Having had said that, the operative word here is “civil.” Why is it that there are protections in place for almost every other minority group, but not for our Jewish students?

Why is it that a student can be suspended from school for writing the “N” word on Facebook, but Jewish students often are afraid of crossing the quad with a yarmulke on his head or a Star of David around her neck.

The plethora of anti-Semitic incidents on college campuses has been reaching a fevered pitch. A Google search shows some alarming incidences: This week, Purchase College in Harrison, N.Y., has been disgraced by Nazi posters depicting swastikas and Adolf Hitler. On Dec. 3, at Carnegie Mellon University in Pittsburgh, a student found a book for a research project defaced with a swastika; one page had written “Jews have no business at CMU” and in another handwriting, “You are right.”

A 77-year-old Jewish psychology professor, Elizabeth Midlarsky, at Teacher’s College of Columbia University on New York City’s Upper West Side, found two red swastikas and the word “Yid” spray-painted on the walls of her office. On Nov. 20 at Duke University in Durham, N.C., a swastika defaced a memorial that some students had put up in memory of the 11 Jewish worshippers killed in the Pittsburgh synagogue mass shooting.

Oftentimes, these cowardly, anonymous acts go unpunished.

What is even more disturbing is that under the cover of “free speech,” organizations such as Students for Justice in Palestine have acted as a base for support for frenzied, anti-Israel activities on American campuses, which create a predominant feeling of hostility towards Israel and the Jewish people.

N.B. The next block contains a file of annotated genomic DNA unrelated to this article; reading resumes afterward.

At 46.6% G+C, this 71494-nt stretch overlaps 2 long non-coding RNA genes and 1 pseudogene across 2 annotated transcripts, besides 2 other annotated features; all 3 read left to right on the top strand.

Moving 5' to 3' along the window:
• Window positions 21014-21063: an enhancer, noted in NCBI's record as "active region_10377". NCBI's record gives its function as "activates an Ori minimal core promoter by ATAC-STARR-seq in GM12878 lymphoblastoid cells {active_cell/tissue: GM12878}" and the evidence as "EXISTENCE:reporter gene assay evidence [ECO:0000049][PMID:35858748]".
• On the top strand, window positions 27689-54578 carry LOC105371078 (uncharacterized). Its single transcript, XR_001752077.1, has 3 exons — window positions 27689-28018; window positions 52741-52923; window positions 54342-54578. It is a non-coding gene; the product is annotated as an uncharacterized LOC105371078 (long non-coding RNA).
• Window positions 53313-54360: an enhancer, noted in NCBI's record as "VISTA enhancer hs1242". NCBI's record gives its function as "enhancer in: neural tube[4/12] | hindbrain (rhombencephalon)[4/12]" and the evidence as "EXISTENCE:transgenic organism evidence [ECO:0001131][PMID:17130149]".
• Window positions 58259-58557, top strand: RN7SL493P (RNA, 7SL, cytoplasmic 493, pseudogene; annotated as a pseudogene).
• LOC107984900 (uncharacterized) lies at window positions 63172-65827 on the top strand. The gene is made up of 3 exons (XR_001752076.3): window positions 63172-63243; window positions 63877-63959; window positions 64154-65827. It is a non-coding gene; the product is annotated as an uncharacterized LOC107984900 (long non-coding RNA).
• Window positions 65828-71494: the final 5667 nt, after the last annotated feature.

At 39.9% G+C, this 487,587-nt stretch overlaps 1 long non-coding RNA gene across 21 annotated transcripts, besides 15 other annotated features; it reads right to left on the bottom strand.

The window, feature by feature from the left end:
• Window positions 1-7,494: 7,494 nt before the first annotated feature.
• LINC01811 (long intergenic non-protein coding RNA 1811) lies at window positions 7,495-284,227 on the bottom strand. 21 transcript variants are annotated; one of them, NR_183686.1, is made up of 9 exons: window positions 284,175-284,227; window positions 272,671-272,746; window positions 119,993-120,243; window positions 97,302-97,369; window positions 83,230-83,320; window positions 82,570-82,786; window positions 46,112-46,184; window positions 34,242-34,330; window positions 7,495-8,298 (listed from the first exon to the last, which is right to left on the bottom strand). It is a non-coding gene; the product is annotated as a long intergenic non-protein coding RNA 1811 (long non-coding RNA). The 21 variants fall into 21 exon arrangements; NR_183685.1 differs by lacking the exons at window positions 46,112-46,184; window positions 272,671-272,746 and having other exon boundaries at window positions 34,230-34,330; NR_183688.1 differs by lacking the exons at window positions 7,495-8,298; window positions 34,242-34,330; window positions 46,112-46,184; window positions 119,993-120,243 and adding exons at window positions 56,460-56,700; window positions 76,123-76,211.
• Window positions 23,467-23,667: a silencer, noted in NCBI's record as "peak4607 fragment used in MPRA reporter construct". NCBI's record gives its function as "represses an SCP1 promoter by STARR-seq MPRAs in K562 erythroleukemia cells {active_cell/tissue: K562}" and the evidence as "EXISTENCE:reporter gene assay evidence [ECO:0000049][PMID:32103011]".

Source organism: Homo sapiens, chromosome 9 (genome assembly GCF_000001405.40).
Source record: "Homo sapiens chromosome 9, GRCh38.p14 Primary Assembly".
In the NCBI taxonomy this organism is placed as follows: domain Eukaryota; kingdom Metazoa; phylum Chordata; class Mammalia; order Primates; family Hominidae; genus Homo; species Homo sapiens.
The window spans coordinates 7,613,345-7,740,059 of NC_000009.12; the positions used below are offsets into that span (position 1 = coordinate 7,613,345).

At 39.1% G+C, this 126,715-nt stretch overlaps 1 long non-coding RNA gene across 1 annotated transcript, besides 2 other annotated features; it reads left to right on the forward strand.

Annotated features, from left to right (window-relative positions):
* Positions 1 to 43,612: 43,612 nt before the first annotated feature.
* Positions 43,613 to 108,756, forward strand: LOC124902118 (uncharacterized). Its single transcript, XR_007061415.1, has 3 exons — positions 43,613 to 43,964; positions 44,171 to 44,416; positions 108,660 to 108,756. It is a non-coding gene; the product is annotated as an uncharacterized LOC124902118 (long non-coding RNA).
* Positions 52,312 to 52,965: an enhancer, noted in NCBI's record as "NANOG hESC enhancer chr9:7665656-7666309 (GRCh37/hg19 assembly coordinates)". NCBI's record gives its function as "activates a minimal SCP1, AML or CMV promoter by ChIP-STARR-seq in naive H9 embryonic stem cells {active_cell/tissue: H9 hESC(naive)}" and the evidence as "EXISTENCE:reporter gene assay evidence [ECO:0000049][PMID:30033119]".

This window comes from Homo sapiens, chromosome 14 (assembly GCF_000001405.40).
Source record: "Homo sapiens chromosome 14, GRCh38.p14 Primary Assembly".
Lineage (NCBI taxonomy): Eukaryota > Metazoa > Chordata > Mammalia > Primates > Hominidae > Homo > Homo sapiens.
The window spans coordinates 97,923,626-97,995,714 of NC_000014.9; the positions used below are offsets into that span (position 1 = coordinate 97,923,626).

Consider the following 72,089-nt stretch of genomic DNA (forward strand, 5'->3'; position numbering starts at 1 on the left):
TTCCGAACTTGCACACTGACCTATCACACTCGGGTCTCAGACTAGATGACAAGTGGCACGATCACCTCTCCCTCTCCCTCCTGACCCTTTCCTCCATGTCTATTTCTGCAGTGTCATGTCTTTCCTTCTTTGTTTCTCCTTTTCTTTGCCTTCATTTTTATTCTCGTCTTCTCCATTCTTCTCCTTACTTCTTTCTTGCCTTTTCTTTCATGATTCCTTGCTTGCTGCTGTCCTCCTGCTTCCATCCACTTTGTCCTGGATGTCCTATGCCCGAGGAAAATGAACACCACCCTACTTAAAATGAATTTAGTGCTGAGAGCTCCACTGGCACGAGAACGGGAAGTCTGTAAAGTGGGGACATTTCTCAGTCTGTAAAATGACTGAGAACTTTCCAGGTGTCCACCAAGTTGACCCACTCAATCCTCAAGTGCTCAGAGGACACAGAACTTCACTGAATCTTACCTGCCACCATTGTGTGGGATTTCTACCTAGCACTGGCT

Their students might have the right for their free speech, but it is only free speech for thee, and not for me. Oftentimes, Jewish students are bullied, harassed and intimidated when they want to hold a pro-Israel rally.

Their songs of peace, “Oseh Shalom,” are often drowned out by: “From the river to the sea, Palestine should be free.”

It’s a chant that leaves one wondering, “Where does that leave Israel?” And “what do they intend to do with our people?”

And sometimes, such as at a 2016 Students for Justice in Palestine rally at Hunter College on New York City’s Upper East Side, the chant was “Jews out of CUNY” and “Death to Jews.”

Substitute the word “black” for Jews in those two sentences, and ask yourself if university administrators would still consider this an acceptable free-speech issue on their campuses?

Often ignored are ties between groups that hold the rallies and fight for the BDS movement, and their links to terrorist organizations.

In 2016, Jonathan Schanzer, of the Foundation for Defense of Democracies, who had worked for the U.S. Department of the Treasury, testified before the House Foreign Affairs Committee. He explained how the largest organizer of the BDS movement in the United States, Students for Justice in Palestine, is orchestrated and largely funded by a Hamas front group, American Muslims for Palestine. He also described how the heads of this entity are former officers of the “Holy Land Foundation,” which in 2001 was convicted of money-laundering and funneling the money to Hamas, a State Department-listed terrorist organization.

Many times, university administrators feign ignorance about what constitutes anti-Semitism. That is precisely why the Anti-Semitism Awareness Act is necessary. It simply gives a definition so that university administrators can recognize anti-Semitism when they see it.

This definition is the exact same one as that of the International Holocaust Remembrance Alliance, and is used in another branch of our federal government, the U.S. Department of State. It defines anti-Semitism as “a certain perception of Jews, which may be expressed as hatred toward Jews. Rhetorical and physical manifestations of anti-Semitism are directed toward Jewish or non-Jewish individuals and/or their property, toward Jewish community institutions and religious facilities.”